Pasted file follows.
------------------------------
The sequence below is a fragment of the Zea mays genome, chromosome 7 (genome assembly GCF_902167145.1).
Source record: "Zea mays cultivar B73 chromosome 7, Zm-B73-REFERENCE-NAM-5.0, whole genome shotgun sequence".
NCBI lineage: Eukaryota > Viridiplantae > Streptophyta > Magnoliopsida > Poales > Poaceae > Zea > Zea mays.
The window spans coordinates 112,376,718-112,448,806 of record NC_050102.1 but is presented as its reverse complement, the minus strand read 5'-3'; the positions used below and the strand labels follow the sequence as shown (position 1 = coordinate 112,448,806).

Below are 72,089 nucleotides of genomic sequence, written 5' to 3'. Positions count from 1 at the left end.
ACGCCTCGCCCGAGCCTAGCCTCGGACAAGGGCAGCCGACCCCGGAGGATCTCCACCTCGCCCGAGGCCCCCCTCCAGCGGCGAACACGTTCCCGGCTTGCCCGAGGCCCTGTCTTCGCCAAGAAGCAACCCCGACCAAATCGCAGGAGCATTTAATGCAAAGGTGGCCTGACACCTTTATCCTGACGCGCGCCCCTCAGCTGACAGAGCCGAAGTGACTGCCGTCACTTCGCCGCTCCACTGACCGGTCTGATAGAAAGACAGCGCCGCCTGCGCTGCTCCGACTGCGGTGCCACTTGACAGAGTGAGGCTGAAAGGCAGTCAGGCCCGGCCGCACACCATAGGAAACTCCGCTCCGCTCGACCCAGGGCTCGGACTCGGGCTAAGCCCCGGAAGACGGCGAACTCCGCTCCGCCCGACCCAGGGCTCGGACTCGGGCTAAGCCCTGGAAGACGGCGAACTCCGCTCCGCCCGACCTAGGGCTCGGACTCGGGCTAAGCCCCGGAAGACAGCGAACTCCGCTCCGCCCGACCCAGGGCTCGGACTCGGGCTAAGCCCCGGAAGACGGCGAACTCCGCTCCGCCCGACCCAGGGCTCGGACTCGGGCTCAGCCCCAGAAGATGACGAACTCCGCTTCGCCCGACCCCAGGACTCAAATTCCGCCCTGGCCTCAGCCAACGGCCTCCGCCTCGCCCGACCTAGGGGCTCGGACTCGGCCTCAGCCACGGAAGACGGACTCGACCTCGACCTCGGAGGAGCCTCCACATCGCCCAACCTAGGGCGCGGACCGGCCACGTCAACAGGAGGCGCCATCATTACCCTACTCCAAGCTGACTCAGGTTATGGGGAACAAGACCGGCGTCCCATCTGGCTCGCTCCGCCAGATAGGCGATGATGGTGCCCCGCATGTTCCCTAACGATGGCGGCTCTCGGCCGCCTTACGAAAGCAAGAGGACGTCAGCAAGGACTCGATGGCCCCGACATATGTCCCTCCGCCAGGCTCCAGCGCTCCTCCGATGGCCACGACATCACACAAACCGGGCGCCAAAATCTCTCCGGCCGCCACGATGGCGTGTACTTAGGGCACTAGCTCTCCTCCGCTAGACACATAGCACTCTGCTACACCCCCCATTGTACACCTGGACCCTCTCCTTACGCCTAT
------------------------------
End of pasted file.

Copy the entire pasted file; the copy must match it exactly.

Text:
The sequence below is a fragment of the Zea mays genome, chromosome 7 (genome assembly GCF_902167145.1).
Source record: "Zea mays cultivar B73 chromosome 7, Zm-B73-REFERENCE-NAM-5.0, whole genome shotgun sequence".
NCBI lineage: Eukaryota > Viridiplantae > Streptophyta > Magnoliopsida > Poales > Poaceae > Zea > Zea mays.
The window spans coordinates 112,376,718-112,448,806 of record NC_050102.1 but is presented as its reverse complement, the minus strand read 5'-3'; the positions used below and the strand labels follow the sequence as shown (position 1 = coordinate 112,448,806).

Below are 72,089 nucleotides of genomic sequence, written 5' to 3'. Positions count from 1 at the left end.
ACGCCTCGCCCGAGCCTAGCCTCGGACAAGGGCAGCCGACCCCGGAGGATCTCCACCTCGCCCGAGGCCCCCCTCCAGCGGCGAACACGTTCCCGGCTTGCCCGAGGCCCTGTCTTCGCCAAGAAGCAACCCCGACCAAATCGCAGGAGCATTTAATGCAAAGGTGGCCTGACACCTTTATCCTGACGCGCGCCCCTCAGCTGACAGAGCCGAAGTGACTGCCGTCACTTCGCCGCTCCACTGACCGGTCTGATAGAAAGACAGCGCCGCCTGCGCTGCTCCGACTGCGGTGCCACTTGACAGAGTGAGGCTGAAAGGCAGTCAGGCCCGGCCGCACACCATAGGAAACTCCGCTCCGCTCGACCCAGGGCTCGGACTCGGGCTAAGCCCCGGAAGACGGCGAACTCCGCTCCGCCCGACCCAGGGCTCGGACTCGGGCTAAGCCCTGGAAGACGGCGAACTCCGCTCCGCCCGACCTAGGGCTCGGACTCGGGCTAAGCCCCGGAAGACAGCGAACTCCGCTCCGCCCGACCCAGGGCTCGGACTCGGGCTAAGCCCCGGAAGACGGCGAACTCCGCTCCGCCCGACCCAGGGCTCGGACTCGGGCTCAGCCCCAGAAGATGACGAACTCCGCTTCGCCCGACCCCAGGACTCAAATTCCGCCCTGGCCTCAGCCAACGGCCTCCGCCTCGCCCGACCTAGGGGCTCGGACTCGGCCTCAGCCACGGAAGACGGACTCGACCTCGACCTCGGAGGAGCCTCCACATCGCCCAACCTAGGGCGCGGACCGGCCACGTCAACAGGAGGCGCCATCATTACCCTACTCCAAGCTGACTCAGGTTATGGGGAACAAGACCGGCGTCCCATCTGGCTCGCTCCGCCAGATAGGCGATGATGGTGCCCCGCATGTTCCCTAACGATGGCGGCTCTCGGCCGCCTTACGAAAGCAAGAGGACGTCAGCAAGGACTCGATGGCCCCGACATATGTCCCTCCGCCAGGCTCCAGCGCTCCTCCGATGGCCACGACATCACACAAACCGGGCGCCAAAATCTCTCCGGCCGCCACGATGGCGTGTACTTAGGGCACTAGCTCTCCTCCGCTAGACACATAGCACTCTGCTACACCCCCCATTGTACACCTGGACCCTCTCCTTACGCCTAT